Today I'm going to show you some of our Montessori-style activities. I keep a big tub in a closet and when I come across interesting boottles, boxes, jars, corks, boucy balls, beads, spools... you get the idea- I toss them in there. Then, when I have a chance, maybe once or twice a year, I go through and put together a few new activities.
Most of my ideas are pirated directly from Montessori catalogs/ websites. My favorites are Montessori Services, For Small Hands, and Montessori-n-Such. A good book of super-easy, super-fun ideas is Do Touch: Instant, Easy, Hands-On Learning Experiences for Young Children, and another is Preschooler's Busy BookCrafts for Children Books).
There are many books about Montessori and the Montessori method. Many are stuffy and want to make sure that you walk away feeling that only a professionally trained individual can successfully teach Montessori-style. But many are good. I can't really begin to make recommendations here, though, or this post would never end.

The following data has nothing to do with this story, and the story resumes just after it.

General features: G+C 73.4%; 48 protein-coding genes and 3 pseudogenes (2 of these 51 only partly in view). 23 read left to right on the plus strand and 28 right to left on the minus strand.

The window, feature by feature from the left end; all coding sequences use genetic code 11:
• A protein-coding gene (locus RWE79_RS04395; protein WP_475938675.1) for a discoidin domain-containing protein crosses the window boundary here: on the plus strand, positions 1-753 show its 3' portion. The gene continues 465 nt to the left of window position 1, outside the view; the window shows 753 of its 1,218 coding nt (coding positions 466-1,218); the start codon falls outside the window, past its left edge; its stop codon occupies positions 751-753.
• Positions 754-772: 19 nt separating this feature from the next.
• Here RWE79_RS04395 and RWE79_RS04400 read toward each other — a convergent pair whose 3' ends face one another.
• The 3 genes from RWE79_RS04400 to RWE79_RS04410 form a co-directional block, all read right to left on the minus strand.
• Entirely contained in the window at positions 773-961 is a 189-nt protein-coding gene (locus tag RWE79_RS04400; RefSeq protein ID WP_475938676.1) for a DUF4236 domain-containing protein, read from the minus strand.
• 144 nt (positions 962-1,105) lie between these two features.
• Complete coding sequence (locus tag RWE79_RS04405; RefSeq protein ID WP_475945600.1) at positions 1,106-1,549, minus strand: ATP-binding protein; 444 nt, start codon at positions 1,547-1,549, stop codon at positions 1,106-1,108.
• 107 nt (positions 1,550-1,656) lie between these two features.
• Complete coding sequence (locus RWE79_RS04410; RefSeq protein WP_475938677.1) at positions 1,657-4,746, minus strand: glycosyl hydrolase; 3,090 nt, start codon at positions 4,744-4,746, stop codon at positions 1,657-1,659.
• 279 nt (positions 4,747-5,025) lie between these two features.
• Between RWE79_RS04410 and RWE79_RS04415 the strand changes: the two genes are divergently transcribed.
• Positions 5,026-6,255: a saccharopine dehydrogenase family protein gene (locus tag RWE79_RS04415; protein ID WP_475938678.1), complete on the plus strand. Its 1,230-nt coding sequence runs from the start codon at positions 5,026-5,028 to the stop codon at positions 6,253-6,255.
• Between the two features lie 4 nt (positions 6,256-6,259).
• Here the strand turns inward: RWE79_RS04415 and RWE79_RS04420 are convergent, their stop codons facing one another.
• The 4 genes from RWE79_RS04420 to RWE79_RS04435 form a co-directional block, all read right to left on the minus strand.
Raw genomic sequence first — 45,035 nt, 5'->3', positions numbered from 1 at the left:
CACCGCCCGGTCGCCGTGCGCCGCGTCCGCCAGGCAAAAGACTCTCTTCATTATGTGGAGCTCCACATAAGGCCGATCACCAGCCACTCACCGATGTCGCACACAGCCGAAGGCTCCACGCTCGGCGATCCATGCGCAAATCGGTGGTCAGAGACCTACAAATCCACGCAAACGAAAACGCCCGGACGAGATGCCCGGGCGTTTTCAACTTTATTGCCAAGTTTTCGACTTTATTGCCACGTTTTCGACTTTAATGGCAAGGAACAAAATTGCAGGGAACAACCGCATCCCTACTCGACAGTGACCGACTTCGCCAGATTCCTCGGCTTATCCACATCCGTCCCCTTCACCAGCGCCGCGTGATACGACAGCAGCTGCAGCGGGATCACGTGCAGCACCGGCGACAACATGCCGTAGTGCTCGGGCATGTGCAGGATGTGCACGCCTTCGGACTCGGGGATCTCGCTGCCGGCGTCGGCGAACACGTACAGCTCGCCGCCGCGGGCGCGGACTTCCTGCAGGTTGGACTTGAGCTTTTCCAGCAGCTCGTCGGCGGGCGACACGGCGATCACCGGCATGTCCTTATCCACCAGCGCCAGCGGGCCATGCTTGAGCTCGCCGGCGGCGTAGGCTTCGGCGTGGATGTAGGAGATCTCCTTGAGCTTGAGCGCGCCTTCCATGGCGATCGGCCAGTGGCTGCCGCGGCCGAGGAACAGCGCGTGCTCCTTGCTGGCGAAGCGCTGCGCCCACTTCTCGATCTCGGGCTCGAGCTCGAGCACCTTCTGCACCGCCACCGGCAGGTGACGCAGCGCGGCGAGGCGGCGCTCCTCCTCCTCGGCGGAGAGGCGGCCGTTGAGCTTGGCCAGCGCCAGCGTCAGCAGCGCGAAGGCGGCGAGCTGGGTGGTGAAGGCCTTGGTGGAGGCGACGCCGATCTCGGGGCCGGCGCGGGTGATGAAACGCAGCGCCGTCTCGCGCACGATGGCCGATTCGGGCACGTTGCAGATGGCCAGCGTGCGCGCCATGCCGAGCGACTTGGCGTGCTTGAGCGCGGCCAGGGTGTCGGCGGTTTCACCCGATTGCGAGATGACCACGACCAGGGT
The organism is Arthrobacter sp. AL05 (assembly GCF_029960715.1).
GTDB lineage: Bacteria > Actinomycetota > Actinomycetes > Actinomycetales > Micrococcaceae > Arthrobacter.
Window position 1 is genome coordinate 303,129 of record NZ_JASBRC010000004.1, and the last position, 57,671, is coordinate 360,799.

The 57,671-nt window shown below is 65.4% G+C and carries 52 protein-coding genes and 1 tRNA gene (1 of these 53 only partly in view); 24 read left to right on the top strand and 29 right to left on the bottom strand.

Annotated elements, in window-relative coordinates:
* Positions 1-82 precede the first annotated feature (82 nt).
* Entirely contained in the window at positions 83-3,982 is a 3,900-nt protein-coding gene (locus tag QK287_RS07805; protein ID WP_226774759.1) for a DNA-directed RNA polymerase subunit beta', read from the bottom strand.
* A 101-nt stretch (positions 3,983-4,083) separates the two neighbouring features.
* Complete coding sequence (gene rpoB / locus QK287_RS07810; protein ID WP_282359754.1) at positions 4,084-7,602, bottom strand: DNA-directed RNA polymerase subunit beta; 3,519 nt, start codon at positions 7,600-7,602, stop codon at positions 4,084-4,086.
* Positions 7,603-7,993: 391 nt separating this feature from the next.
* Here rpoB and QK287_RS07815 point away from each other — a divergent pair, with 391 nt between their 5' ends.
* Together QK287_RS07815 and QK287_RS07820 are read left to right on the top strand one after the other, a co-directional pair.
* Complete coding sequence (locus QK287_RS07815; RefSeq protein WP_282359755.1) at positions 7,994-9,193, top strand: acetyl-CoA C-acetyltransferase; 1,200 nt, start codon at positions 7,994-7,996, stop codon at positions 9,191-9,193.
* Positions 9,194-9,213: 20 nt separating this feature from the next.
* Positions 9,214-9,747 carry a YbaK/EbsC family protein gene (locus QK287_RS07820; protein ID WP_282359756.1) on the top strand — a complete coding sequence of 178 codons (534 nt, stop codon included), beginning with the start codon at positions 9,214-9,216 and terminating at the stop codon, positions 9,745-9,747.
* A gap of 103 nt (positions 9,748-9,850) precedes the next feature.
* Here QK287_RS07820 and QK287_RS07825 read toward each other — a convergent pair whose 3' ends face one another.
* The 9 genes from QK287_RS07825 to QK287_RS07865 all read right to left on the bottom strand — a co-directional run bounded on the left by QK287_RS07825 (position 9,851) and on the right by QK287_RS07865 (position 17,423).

Here's what's important with these activities:
-the child can do them on her own after being shown how;
-the activity has natural control-of-error (i.e. yellow botton in red basket: child sees mistake, or, circle lid doesn't fit on heart box, etc.)
-easily set up and put away by child.
Here's what's important with mom:
-DO NOT interrupt child to point out her mistakes, let her find them herself;
-be willing to help clean up.
These first are from "Do Touch," referred to earlier:
OK, friends, I am too tired to photograph my science kits. But you can see them at either catalog website mentioned above. We have a sink or float set and a magnetic/ non-magnetic set, plus a rice play box.
I hope this peek into a selection of our Montessori-style activities inspires you!
"It's not only children who grow. Parents do too. As much as we watch to see what our children do with their lives, they are watching us to see what we do with ours. I can't tell my children to reach for the sun. All I can do is reach for it, myself."
"Don't worry that children never listen to you; worry that they are always watching you."